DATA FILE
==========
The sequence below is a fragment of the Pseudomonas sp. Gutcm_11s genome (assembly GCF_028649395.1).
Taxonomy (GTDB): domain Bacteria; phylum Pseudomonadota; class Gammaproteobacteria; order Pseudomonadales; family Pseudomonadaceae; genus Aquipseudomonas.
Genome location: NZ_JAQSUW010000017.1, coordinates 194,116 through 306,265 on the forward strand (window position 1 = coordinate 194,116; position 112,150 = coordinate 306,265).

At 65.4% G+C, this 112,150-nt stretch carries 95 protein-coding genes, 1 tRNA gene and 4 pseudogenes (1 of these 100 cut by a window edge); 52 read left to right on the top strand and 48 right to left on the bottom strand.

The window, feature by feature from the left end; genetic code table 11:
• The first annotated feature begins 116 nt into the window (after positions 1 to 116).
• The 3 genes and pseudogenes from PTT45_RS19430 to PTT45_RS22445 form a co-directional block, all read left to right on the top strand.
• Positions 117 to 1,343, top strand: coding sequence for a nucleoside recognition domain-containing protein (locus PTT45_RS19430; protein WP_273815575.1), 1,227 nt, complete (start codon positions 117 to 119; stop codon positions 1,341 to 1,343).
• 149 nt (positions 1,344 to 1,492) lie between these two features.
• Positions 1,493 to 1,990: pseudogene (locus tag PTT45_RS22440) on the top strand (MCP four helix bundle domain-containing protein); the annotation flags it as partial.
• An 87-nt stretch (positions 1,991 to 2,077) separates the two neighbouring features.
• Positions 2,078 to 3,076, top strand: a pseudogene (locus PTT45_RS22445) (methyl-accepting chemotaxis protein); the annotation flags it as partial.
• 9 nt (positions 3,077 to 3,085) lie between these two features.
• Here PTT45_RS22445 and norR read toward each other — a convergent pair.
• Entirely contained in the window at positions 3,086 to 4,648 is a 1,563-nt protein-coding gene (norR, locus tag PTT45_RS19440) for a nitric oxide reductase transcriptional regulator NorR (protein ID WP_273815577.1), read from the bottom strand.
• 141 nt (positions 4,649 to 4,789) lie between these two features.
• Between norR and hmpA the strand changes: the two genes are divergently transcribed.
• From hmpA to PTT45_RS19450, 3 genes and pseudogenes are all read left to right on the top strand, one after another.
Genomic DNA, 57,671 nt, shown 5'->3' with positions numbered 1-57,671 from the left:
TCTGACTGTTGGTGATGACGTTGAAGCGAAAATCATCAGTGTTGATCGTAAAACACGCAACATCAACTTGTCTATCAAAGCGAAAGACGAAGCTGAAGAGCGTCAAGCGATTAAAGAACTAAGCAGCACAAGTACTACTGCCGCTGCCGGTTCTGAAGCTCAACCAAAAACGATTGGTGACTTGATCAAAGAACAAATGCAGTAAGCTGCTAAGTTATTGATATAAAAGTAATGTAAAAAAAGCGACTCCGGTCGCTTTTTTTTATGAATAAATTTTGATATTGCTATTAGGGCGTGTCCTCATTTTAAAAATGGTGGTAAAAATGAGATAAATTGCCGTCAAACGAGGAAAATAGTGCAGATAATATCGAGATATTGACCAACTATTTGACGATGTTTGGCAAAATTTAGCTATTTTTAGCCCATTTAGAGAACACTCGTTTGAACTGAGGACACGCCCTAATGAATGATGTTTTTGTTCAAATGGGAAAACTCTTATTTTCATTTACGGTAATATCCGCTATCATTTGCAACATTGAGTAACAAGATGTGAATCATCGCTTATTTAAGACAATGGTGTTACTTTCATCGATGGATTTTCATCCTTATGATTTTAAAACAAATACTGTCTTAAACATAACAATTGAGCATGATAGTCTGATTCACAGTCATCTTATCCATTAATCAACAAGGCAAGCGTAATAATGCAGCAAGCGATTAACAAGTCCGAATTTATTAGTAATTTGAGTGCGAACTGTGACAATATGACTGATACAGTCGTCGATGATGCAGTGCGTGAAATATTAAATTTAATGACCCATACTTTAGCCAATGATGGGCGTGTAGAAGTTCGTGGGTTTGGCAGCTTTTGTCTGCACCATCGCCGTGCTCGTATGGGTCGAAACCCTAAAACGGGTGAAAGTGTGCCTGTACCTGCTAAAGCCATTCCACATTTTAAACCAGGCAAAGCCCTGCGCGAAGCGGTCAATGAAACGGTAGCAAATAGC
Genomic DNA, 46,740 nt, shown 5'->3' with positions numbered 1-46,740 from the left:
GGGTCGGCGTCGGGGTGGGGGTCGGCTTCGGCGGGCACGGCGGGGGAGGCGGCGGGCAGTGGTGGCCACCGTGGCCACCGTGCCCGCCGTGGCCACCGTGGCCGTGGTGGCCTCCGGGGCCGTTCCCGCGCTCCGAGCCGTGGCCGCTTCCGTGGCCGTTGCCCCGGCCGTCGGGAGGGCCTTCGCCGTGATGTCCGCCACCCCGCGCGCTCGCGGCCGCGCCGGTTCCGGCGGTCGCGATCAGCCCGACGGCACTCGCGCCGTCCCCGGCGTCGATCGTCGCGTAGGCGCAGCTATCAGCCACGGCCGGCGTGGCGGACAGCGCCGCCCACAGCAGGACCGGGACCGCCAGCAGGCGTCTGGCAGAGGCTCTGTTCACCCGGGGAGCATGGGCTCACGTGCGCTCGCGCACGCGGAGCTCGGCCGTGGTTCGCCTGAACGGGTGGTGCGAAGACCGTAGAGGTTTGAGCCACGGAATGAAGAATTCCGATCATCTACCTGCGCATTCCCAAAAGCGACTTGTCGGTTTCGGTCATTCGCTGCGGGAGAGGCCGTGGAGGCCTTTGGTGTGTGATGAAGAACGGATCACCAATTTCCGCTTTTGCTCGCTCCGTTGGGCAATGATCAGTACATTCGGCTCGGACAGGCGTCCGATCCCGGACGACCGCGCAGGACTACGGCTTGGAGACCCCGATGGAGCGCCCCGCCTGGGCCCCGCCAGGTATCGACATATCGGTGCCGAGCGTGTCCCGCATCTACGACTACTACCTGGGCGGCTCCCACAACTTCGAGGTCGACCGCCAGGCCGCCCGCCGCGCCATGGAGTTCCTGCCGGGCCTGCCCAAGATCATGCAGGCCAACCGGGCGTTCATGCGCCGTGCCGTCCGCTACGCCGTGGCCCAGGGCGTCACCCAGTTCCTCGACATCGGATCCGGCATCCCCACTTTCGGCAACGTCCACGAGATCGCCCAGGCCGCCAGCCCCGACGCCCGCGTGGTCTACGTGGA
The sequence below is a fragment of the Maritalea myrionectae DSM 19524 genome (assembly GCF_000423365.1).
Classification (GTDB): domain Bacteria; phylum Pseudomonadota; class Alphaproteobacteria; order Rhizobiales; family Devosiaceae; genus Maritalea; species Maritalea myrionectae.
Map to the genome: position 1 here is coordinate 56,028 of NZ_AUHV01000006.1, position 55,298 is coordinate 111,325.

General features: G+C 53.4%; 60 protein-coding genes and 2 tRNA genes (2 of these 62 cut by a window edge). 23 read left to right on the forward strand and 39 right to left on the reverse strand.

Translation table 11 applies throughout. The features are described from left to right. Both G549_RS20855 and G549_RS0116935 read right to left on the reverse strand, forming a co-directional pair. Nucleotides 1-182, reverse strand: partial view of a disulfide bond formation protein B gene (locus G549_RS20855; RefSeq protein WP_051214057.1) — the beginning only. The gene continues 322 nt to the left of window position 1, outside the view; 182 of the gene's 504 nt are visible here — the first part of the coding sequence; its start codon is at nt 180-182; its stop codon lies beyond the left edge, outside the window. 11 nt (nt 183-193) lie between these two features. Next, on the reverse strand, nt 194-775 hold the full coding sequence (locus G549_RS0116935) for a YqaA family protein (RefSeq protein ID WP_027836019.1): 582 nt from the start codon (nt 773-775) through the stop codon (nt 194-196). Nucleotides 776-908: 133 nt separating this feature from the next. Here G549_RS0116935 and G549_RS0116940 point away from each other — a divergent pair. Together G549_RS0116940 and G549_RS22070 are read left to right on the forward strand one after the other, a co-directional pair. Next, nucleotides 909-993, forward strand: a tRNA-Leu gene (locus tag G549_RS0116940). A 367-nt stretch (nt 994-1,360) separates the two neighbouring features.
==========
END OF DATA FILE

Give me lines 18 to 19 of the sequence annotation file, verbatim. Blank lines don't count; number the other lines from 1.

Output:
• From hmpA to PTT45_RS19450, 3 genes and pseudogenes are all read left to right on the top strand, one after another.
Genomic DNA, 57,671 nt, shown 5'->3' with positions numbered 1-57,671 from the left: